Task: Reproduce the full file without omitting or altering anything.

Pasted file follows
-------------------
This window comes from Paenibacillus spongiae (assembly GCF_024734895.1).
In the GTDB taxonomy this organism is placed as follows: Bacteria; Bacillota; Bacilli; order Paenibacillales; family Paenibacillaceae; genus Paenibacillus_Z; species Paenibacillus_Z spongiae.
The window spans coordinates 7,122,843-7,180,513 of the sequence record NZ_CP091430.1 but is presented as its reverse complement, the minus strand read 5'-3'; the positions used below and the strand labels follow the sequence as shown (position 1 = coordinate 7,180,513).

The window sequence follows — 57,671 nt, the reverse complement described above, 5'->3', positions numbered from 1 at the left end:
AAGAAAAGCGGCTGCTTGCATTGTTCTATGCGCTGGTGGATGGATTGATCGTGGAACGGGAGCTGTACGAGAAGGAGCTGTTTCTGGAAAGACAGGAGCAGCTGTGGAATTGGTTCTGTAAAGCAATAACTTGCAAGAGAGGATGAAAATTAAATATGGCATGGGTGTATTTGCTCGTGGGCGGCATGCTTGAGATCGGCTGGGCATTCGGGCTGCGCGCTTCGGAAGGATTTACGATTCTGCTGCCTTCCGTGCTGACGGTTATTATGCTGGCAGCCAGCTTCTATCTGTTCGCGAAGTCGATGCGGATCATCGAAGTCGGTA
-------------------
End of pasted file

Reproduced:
This window comes from Paenibacillus spongiae (assembly GCF_024734895.1).
In the GTDB taxonomy this organism is placed as follows: Bacteria; Bacillota; Bacilli; order Paenibacillales; family Paenibacillaceae; genus Paenibacillus_Z; species Paenibacillus_Z spongiae.
The window spans coordinates 7,122,843-7,180,513 of the sequence record NZ_CP091430.1 but is presented as its reverse complement, the minus strand read 5'-3'; the positions used below and the strand labels follow the sequence as shown (position 1 = coordinate 7,180,513).

The window sequence follows — 57,671 nt, the reverse complement described above, 5'->3', positions numbered from 1 at the left end:
AAGAAAAGCGGCTGCTTGCATTGTTCTATGCGCTGGTGGATGGATTGATCGTGGAACGGGAGCTGTACGAGAAGGAGCTGTTTCTGGAAAGACAGGAGCAGCTGTGGAATTGGTTCTGTAAAGCAATAACTTGCAAGAGAGGATGAAAATTAAATATGGCATGGGTGTATTTGCTCGTGGGCGGCATGCTTGAGATCGGCTGGGCATTCGGGCTGCGCGCTTCGGAAGGATTTACGATTCTGCTGCCTTCCGTGCTGACGGTTATTATGCTGGCAGCCAGCTTCTATCTGTTCGCGAAGTCGATGCGGATCATCGAAGTCGGTA